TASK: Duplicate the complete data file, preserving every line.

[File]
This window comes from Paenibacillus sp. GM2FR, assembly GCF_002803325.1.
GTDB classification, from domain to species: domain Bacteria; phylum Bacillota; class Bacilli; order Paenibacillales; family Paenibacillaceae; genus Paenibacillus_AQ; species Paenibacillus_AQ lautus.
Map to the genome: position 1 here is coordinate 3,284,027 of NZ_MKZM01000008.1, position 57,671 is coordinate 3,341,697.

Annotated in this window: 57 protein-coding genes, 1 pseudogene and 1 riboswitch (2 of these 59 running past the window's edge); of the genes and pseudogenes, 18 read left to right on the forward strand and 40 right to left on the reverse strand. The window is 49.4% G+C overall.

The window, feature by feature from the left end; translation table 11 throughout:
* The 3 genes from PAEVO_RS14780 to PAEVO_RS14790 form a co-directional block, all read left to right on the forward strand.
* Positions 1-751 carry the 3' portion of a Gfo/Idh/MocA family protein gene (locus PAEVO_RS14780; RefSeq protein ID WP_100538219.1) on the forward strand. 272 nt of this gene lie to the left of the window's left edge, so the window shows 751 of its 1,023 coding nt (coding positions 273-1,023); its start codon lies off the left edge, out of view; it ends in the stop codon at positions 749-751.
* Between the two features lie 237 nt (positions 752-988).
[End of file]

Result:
This window comes from Paenibacillus sp. GM2FR, assembly GCF_002803325.1.
GTDB classification, from domain to species: domain Bacteria; phylum Bacillota; class Bacilli; order Paenibacillales; family Paenibacillaceae; genus Paenibacillus_AQ; species Paenibacillus_AQ lautus.
Map to the genome: position 1 here is coordinate 3,284,027 of NZ_MKZM01000008.1, position 57,671 is coordinate 3,341,697.

Annotated in this window: 57 protein-coding genes, 1 pseudogene and 1 riboswitch (2 of these 59 running past the window's edge); of the genes and pseudogenes, 18 read left to right on the forward strand and 40 right to left on the reverse strand. The window is 49.4% G+C overall.

The window, feature by feature from the left end; translation table 11 throughout:
* The 3 genes from PAEVO_RS14780 to PAEVO_RS14790 form a co-directional block, all read left to right on the forward strand.
* Positions 1-751 carry the 3' portion of a Gfo/Idh/MocA family protein gene (locus PAEVO_RS14780; RefSeq protein ID WP_100538219.1) on the forward strand. 272 nt of this gene lie to the left of the window's left edge, so the window shows 751 of its 1,023 coding nt (coding positions 273-1,023); its start codon lies off the left edge, out of view; it ends in the stop codon at positions 749-751.
* Between the two features lie 237 nt (positions 752-988).